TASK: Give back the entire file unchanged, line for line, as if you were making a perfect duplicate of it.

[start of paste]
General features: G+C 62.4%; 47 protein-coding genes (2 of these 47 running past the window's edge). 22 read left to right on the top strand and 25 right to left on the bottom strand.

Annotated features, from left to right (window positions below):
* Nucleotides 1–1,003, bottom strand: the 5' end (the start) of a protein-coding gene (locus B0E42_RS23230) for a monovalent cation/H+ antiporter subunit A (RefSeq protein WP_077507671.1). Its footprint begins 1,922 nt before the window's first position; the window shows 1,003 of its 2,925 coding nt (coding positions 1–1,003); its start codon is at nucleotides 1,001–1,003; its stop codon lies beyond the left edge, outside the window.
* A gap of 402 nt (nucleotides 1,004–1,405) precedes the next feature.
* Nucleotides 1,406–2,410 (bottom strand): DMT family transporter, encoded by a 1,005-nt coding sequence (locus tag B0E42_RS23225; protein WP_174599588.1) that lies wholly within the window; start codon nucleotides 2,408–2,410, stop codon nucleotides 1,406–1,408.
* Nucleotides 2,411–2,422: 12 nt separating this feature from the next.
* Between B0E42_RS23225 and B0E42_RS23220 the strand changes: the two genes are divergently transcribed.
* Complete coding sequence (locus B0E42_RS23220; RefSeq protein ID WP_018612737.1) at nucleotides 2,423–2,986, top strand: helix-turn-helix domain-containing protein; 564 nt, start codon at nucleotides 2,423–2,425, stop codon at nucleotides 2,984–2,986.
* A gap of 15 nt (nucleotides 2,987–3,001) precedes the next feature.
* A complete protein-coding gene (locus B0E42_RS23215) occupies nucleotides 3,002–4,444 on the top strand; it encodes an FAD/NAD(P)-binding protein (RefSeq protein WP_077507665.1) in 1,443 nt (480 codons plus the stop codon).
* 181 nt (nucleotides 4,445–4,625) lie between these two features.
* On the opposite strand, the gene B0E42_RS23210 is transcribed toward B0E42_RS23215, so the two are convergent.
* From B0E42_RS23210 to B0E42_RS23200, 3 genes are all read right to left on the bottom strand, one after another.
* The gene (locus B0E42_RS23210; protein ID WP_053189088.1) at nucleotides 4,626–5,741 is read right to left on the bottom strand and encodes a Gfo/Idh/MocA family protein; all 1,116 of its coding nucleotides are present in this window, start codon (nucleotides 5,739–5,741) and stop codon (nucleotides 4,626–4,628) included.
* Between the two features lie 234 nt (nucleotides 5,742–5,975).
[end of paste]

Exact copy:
General features: G+C 62.4%; 47 protein-coding genes (2 of these 47 running past the window's edge). 22 read left to right on the top strand and 25 right to left on the bottom strand.

Annotated features, from left to right (window positions below):
* Nucleotides 1–1,003, bottom strand: the 5' end (the start) of a protein-coding gene (locus B0E42_RS23230) for a monovalent cation/H+ antiporter subunit A (RefSeq protein WP_077507671.1). Its footprint begins 1,922 nt before the window's first position; the window shows 1,003 of its 2,925 coding nt (coding positions 1–1,003); its start codon is at nucleotides 1,001–1,003; its stop codon lies beyond the left edge, outside the window.
* A gap of 402 nt (nucleotides 1,004–1,405) precedes the next feature.
* Nucleotides 1,406–2,410 (bottom strand): DMT family transporter, encoded by a 1,005-nt coding sequence (locus tag B0E42_RS23225; protein WP_174599588.1) that lies wholly within the window; start codon nucleotides 2,408–2,410, stop codon nucleotides 1,406–1,408.
* Nucleotides 2,411–2,422: 12 nt separating this feature from the next.
* Between B0E42_RS23225 and B0E42_RS23220 the strand changes: the two genes are divergently transcribed.
* Complete coding sequence (locus B0E42_RS23220; RefSeq protein ID WP_018612737.1) at nucleotides 2,423–2,986, top strand: helix-turn-helix domain-containing protein; 564 nt, start codon at nucleotides 2,423–2,425, stop codon at nucleotides 2,984–2,986.
* A gap of 15 nt (nucleotides 2,987–3,001) precedes the next feature.
* A complete protein-coding gene (locus B0E42_RS23215) occupies nucleotides 3,002–4,444 on the top strand; it encodes an FAD/NAD(P)-binding protein (RefSeq protein WP_077507665.1) in 1,443 nt (480 codons plus the stop codon).
* 181 nt (nucleotides 4,445–4,625) lie between these two features.
* On the opposite strand, the gene B0E42_RS23210 is transcribed toward B0E42_RS23215, so the two are convergent.
* From B0E42_RS23210 to B0E42_RS23200, 3 genes are all read right to left on the bottom strand, one after another.
* The gene (locus B0E42_RS23210; protein ID WP_053189088.1) at nucleotides 4,626–5,741 is read right to left on the bottom strand and encodes a Gfo/Idh/MocA family protein; all 1,116 of its coding nucleotides are present in this window, start codon (nucleotides 5,739–5,741) and stop codon (nucleotides 4,626–4,628) included.
* Between the two features lie 234 nt (nucleotides 5,742–5,975).